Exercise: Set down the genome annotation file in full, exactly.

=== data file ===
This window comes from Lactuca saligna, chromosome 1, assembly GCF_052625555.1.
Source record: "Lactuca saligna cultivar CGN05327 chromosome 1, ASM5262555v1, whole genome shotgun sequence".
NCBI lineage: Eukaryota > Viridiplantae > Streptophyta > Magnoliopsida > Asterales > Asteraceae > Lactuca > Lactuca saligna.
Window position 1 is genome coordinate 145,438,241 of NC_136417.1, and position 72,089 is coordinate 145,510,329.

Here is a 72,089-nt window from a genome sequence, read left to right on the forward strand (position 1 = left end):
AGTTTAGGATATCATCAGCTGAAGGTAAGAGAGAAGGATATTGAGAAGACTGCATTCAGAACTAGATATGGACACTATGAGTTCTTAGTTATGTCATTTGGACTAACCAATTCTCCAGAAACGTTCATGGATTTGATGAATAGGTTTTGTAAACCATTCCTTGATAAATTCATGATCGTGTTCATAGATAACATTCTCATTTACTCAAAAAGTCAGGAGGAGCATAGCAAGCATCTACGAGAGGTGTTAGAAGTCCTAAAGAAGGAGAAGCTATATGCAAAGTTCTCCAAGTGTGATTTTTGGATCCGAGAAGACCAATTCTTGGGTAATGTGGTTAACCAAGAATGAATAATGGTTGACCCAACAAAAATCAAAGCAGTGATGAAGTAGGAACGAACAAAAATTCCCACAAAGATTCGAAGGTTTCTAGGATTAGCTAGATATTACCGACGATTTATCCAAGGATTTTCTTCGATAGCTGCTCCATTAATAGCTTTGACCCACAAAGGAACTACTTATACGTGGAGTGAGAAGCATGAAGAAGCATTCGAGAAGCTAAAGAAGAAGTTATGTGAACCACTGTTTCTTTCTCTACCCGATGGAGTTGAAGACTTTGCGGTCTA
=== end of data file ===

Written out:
This window comes from Lactuca saligna, chromosome 1, assembly GCF_052625555.1.
Source record: "Lactuca saligna cultivar CGN05327 chromosome 1, ASM5262555v1, whole genome shotgun sequence".
NCBI lineage: Eukaryota > Viridiplantae > Streptophyta > Magnoliopsida > Asterales > Asteraceae > Lactuca > Lactuca saligna.
Window position 1 is genome coordinate 145,438,241 of NC_136417.1, and position 72,089 is coordinate 145,510,329.

Here is a 72,089-nt window from a genome sequence, read left to right on the forward strand (position 1 = left end):
AGTTTAGGATATCATCAGCTGAAGGTAAGAGAGAAGGATATTGAGAAGACTGCATTCAGAACTAGATATGGACACTATGAGTTCTTAGTTATGTCATTTGGACTAACCAATTCTCCAGAAACGTTCATGGATTTGATGAATAGGTTTTGTAAACCATTCCTTGATAAATTCATGATCGTGTTCATAGATAACATTCTCATTTACTCAAAAAGTCAGGAGGAGCATAGCAAGCATCTACGAGAGGTGTTAGAAGTCCTAAAGAAGGAGAAGCTATATGCAAAGTTCTCCAAGTGTGATTTTTGGATCCGAGAAGACCAATTCTTGGGTAATGTGGTTAACCAAGAATGAATAATGGTTGACCCAACAAAAATCAAAGCAGTGATGAAGTAGGAACGAACAAAAATTCCCACAAAGATTCGAAGGTTTCTAGGATTAGCTAGATATTACCGACGATTTATCCAAGGATTTTCTTCGATAGCTGCTCCATTAATAGCTTTGACCCACAAAGGAACTACTTATACGTGGAGTGAGAAGCATGAAGAAGCATTCGAGAAGCTAAAGAAGAAGTTATGTGAACCACTGTTTCTTTCTCTACCCGATGGAGTTGAAGACTTTGCGGTCTA